In combination with different meals and food, beer sometimes becomes an accent that highlights not only its best properties, but the properties of the food as well. Poor choice of beer can ruin a great meal, and vice versa. For beer to be not only a thirst-quenching drink but also a great dinner companion, one should think about what kind of food will be eaten, and follow the existing combination rules.
The most important rule that you should learn already today is to discover the dominant flavours of the two components (food and beer). Combination of beer with food pursuits one of the two objectives: to offset (contrast) or supplement (highlight) the taste of the meal. Beer body, intensity and alcohol content are the most important things in beer. Beer and food should be of a similar intensity – beer body needs to be strong enough as faint light beer will be overshadowed by food. Natural bubbles in beer also have implications for combining beer to food, as they prevent you from slumbering, and being bored with the similarity of tastes. With heavy and hearty meals and very sweet desserts, bubbles can “lighten” the heaviness of meals a bit. The scent of fruit, various spices, other cereals, coffee or even the wood of barrels can also change the texture and taste of beer, directing it closer, or, on the contrary, steering it away from being a good match to some dishes.
If you want to complement flavours, you want to be looking for similar flavour notes in both food and beer. Light snacks are good with a milder taste, lighter beer while spicier or heavier dishes go better with heavier beers. Once you discover the main flavouring accent of the dish, combine the style of beer type, i.e. lush porter, Belgian dübel or imperial stout are perfect to top your chocolate dessert. Alternatively, you can take the earthly and subtle spicy saison beer and combine it with spicy salads. This way, tastes will reinforce one another.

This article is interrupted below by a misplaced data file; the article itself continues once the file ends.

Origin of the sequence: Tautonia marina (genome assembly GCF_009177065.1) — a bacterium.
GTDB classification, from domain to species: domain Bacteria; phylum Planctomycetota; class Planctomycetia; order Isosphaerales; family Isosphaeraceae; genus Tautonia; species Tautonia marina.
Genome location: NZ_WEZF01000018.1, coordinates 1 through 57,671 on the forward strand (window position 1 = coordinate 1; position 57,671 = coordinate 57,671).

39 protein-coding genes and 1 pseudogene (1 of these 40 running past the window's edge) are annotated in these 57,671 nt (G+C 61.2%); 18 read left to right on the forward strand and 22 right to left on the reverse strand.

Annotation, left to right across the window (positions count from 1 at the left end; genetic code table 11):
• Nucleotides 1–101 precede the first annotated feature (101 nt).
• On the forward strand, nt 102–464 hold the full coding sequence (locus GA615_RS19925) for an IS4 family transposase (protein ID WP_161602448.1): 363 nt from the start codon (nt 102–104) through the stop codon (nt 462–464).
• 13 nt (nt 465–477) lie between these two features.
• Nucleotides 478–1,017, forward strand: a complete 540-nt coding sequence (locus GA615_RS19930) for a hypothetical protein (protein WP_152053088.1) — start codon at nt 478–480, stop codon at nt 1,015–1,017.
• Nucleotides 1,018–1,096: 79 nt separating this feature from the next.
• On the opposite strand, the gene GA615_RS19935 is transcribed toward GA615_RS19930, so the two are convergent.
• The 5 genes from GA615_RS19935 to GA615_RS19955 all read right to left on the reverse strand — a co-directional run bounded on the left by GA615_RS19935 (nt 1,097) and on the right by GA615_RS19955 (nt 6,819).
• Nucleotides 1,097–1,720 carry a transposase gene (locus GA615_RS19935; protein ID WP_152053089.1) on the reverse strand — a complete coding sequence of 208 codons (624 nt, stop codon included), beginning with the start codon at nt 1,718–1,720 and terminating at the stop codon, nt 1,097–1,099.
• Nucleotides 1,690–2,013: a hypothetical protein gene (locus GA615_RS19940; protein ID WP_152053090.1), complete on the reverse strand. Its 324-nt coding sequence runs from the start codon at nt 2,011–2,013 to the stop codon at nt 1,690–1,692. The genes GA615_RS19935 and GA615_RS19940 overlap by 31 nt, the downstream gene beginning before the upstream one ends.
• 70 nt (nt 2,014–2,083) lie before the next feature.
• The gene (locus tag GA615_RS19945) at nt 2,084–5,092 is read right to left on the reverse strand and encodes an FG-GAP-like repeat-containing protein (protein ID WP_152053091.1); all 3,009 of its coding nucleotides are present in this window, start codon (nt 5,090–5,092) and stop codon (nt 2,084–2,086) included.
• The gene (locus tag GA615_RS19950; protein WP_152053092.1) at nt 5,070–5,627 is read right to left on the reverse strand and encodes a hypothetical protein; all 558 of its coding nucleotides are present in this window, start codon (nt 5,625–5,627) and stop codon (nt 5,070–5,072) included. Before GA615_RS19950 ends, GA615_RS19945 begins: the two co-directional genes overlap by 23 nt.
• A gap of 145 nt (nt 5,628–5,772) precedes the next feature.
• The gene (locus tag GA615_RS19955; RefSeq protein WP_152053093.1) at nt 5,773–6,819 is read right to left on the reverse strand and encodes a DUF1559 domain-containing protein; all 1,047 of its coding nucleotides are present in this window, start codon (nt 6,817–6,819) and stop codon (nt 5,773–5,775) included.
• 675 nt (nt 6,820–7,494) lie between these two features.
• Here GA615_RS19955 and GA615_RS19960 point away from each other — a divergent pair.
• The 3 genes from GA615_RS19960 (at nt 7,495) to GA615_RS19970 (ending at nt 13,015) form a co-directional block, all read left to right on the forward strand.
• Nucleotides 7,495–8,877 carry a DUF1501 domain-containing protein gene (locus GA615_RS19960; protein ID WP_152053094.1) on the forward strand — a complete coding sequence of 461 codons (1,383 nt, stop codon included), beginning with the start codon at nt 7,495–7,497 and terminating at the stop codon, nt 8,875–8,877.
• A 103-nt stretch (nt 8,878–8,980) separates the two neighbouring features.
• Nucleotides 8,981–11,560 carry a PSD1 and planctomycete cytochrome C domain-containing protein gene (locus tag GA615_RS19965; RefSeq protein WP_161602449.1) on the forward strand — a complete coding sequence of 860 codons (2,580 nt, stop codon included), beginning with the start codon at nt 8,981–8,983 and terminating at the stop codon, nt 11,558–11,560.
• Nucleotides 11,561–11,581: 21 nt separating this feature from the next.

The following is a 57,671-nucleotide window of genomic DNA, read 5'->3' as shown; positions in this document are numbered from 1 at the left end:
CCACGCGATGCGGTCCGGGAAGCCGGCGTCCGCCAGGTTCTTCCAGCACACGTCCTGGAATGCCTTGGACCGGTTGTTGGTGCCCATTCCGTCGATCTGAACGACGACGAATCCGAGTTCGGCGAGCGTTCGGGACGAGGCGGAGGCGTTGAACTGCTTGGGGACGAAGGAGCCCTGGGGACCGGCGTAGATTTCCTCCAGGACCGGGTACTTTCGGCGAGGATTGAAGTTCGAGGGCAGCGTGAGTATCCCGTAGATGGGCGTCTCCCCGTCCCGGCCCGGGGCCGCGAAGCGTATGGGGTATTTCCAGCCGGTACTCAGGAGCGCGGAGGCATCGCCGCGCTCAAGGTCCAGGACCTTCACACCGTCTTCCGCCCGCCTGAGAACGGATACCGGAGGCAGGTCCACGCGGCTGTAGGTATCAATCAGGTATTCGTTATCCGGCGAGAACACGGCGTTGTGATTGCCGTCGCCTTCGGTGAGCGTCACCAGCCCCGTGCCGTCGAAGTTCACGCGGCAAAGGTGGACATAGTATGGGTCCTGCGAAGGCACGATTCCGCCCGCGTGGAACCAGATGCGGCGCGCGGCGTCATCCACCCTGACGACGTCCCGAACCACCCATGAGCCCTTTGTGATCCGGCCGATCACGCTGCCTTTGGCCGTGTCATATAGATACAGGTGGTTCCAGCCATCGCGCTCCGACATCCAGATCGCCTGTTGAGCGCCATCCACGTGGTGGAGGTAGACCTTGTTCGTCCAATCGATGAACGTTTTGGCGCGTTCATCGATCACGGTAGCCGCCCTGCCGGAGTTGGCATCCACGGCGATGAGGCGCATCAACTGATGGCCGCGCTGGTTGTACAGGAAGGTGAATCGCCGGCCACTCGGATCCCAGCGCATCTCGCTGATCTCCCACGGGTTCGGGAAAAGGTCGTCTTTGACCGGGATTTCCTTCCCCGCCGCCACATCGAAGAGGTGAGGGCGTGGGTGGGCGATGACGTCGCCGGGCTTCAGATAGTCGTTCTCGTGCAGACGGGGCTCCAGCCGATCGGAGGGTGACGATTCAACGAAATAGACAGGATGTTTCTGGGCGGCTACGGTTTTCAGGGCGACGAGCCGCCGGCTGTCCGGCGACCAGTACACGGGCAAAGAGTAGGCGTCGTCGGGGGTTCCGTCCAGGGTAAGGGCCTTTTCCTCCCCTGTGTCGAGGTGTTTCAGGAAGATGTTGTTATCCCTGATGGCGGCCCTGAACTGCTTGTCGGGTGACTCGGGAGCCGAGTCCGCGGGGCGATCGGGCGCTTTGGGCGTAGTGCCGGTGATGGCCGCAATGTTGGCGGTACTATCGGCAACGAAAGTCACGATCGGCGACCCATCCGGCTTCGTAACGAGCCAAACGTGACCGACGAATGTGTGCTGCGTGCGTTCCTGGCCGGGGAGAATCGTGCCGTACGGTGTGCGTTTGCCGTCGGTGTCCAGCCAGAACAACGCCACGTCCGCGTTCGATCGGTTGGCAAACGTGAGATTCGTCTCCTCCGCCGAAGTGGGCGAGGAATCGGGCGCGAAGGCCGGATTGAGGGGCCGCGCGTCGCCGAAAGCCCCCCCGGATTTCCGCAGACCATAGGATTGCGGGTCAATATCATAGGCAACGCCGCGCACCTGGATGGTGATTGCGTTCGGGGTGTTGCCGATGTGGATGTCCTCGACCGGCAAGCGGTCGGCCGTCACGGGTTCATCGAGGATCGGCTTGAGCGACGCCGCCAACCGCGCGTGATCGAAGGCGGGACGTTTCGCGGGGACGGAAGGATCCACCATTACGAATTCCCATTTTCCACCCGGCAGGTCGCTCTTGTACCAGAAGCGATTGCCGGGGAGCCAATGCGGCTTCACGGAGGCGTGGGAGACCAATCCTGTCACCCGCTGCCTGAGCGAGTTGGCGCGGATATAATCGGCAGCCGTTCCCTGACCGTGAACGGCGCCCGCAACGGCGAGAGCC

Sometimes the rich flavour of dishes can interfere with full bodied beer, therefore you have to combine them in such a way that beer taste defeats a very strong taste of dishes. A great example are pungent chilli peppers, counteracting the bitterness of hops. Chocolate milk stout will soothe the heat of peppers in the same way as milk suppresses tannins in tea. Hefeweizen with its full body and fruitiness might have the same effect as well as a bit of bitterness. Another example, smoked oily fish, savoury dishes, strong flavours of cheeses, and very salty dishes – with dishes of such a strong flavour, lighter beer can revive the palate, instead of the equally heavyweight beer competing with the strong flavour of food. Try to choose from pilsner or saison, or the bitterness, to “penetrate” through the fat contents of your meal. However, excessive bitterness should also be avoided because it will overshadow the food. Very bitter beer is best with salty snacks. This principle of combination means that the tastes of food and beer must be in balance, you should not allow them to compete.
Seasons and geographical aspects are equally important. This is, by the way, a good tip for beginners: in summer it is a good practice to use both lighter dishes, as well as lighter beer, and in winter to prefer rich flavours and hearty food and drinks. In autumn try a pumpkin beer drink with vegetable dishes, choose spicy/ savoury ales with festive turkey, and combine summery pales of the season with light salads.
Local beer and local cuisine often naturally fit and complement one another. For example, greasy donuts or pork with full bodied dark lager in Prague, slightly sweet, spicy beef stew with Belgian dubbel, Asian dishes with tropical flavour of Pacific pale ales, mussels with Belgian pale or wit.